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complaining that their potatoes were rotting in the ground for want of labour to dig them, and of roads to convey them to market. I paid 4s. per +Ib. for butter, ls. 8d. per quart for milk, 6s. a dozen for eggs (they had just before been 9s. per dozen), 2s. 6d. for a cauliflower, and 1s. 6d. for a cabbage. The health of the town population then suffered for the want of fresh vegetables. Bread was more than 1s. for the 4+Ib. loaf, and had been higher. Labour was 20s. a day, and yet the labouring classes really suffered from the insufficiency of their wages to purchase food and other necessaries. Everything seemed out of joint. A turkey cost 50s. In 1862, eight years afterwards, I could buy similar turkeys for 7s. 6d. Oats were 20s. per bushel, and hay £24 per ton. Fine times for farmers ! you will exclaim. Not so, however, for the greater part of these high prices was lost and wasted in the cost of conveyance. I shall have to recur to this part of the subject in treating of another branch of railway economy.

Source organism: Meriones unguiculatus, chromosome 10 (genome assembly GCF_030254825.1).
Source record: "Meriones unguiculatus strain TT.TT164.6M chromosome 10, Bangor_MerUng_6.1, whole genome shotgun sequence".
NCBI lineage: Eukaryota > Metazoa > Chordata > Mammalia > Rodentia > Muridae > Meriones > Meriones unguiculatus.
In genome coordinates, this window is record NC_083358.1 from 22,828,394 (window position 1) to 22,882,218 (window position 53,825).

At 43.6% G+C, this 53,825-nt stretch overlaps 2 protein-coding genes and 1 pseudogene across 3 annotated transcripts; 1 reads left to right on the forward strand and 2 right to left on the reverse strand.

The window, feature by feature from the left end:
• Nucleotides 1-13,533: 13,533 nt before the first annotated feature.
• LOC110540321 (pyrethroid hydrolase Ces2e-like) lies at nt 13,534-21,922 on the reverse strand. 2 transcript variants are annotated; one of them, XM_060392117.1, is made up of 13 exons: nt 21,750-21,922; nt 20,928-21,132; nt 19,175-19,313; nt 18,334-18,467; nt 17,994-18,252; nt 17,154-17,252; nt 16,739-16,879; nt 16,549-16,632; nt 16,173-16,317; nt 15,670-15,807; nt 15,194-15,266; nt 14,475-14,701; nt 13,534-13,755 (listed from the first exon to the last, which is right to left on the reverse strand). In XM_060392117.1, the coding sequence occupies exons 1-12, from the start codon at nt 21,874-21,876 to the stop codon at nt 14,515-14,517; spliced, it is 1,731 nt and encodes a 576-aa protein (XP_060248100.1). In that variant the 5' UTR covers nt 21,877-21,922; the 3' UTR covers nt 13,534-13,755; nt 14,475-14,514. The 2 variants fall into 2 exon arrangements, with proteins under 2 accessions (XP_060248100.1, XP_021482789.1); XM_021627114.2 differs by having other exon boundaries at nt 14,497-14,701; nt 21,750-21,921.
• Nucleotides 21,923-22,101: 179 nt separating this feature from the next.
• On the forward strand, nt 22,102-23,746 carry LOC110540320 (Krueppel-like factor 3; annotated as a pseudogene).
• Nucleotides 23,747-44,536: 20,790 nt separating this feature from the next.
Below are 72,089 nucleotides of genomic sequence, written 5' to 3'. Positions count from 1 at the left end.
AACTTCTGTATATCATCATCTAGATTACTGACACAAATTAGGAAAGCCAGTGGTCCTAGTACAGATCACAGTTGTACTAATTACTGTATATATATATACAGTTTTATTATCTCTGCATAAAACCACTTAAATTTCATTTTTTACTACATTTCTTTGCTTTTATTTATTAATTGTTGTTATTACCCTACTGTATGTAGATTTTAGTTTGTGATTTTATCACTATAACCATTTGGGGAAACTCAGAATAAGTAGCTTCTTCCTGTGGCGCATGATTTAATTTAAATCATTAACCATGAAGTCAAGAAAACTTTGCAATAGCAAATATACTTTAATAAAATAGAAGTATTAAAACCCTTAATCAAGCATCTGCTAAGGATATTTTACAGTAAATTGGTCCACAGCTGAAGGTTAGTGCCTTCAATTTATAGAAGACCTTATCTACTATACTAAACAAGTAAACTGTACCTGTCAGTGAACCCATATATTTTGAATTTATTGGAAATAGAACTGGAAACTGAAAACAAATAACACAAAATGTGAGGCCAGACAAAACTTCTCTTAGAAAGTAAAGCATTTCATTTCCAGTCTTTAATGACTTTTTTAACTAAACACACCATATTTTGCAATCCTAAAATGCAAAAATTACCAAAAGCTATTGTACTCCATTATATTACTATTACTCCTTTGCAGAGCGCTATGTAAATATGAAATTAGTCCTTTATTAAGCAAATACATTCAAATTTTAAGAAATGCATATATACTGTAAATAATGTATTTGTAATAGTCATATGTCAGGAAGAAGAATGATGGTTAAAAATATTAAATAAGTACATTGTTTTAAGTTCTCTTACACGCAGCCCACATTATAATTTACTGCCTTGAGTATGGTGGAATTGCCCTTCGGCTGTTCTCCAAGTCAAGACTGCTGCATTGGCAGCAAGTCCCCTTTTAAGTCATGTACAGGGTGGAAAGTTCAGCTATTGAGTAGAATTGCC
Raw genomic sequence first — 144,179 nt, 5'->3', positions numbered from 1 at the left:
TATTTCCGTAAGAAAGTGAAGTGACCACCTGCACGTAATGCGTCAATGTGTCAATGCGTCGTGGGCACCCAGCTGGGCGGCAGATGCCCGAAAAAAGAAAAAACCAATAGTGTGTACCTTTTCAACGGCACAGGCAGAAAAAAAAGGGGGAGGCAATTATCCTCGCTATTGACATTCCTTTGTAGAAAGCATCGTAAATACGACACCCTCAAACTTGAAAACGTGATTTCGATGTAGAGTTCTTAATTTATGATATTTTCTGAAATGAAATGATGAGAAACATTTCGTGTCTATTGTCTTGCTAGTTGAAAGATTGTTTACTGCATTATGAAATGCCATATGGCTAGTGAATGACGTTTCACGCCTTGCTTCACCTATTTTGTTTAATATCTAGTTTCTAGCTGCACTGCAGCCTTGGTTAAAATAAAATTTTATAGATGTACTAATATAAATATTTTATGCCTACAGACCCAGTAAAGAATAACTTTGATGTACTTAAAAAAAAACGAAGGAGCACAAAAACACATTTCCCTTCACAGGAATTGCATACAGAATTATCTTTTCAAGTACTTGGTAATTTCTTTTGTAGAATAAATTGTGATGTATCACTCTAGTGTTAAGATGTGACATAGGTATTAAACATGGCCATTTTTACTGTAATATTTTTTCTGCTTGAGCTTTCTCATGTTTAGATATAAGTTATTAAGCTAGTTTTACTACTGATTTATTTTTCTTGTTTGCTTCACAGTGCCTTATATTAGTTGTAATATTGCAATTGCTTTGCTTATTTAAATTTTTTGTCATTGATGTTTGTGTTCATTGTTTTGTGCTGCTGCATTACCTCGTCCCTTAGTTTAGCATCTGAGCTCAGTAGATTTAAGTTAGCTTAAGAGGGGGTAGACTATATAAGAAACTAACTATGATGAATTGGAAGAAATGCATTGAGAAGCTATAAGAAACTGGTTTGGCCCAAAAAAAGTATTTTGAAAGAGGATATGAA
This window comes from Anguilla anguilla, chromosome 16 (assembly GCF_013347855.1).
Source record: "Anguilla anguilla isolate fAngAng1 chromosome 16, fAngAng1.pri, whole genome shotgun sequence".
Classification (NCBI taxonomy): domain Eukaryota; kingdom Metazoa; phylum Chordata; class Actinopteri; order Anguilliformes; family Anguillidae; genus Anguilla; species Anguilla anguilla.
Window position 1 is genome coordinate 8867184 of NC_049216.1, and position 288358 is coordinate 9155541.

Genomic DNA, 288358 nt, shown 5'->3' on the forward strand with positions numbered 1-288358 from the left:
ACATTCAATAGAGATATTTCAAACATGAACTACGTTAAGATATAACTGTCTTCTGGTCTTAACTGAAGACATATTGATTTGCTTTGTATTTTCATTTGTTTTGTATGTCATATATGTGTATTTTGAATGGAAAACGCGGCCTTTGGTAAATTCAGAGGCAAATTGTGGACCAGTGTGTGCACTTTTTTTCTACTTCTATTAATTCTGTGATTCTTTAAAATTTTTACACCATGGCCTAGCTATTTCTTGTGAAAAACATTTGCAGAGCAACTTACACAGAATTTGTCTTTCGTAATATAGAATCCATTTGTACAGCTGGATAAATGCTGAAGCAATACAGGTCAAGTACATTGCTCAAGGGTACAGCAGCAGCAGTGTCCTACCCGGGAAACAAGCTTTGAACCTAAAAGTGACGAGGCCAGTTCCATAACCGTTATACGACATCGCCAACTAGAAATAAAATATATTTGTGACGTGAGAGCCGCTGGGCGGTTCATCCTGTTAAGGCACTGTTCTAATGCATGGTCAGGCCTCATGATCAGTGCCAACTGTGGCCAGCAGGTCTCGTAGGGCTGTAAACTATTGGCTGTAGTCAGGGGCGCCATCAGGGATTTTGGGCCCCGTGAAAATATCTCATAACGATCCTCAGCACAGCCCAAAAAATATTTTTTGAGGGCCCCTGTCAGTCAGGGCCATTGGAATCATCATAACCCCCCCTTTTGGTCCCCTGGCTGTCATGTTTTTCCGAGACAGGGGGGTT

Hitherto, I have only taken into account the goods traffic, but the passenger traffic is of nearly equal importance; and if we were now considering comfort, health, and social advantages, I could show that the carriage of passengers is even of more importance than the transport of commodities. In the early days of the gold discovery, the coach fare from Melbourne to Ballaarat was £6, and I believe even more. As road-making proceeded, the fare was reduced to £4, then to £3, and, during some short periods of competition, even to less. It was about one-third higher to Sandhurst, which was a long, dreary, and fatiguing journey. The charge to Ballaarat for a first-class ticket is now, I think, 30s.; and about 35s. or 40s. to Sandhurst, and the second-class fare is about two-thirds of the first. I cannot be quite certain of these rates, as I have not the last Bradshaw. Even the second-class accommodation is in every respect more comfortable than that of the best constructed coaches. Travelling has of course greatly increased. Taking the short stages with the long, it is perhaps ten times what it was in the old coaching days. A man can now go to Ballaarat or Castlemaine, transact his business, dine with a friend, or marry a wife, and return without fatigue to Melbourne in the same day. The saving of time, the increase of comfort, the absence of fatigue, are gains which really possess a money value, though they baffle a money estimate. The mother can with ease visit a sick child, the daughter a dying parent. These, and similar advantages, cannot be set down in figures, yet they are gains for which every one is willing to pay in shape of tax. Taking the money gains alone upon the passenger traffic, I am convinced that it is not an over-estimate to set it down at between £300,000 and £400,000 a-year, spread over a very large proportion of the whole population of Victo+ria, who are becoming, under the new railway facilities, as much a travelling people as the Americans. Thus, then, with a population of about three-quarters of a million, we have a total gain of nearly one million. Indeed, in the present year, it probably exceeds that amount.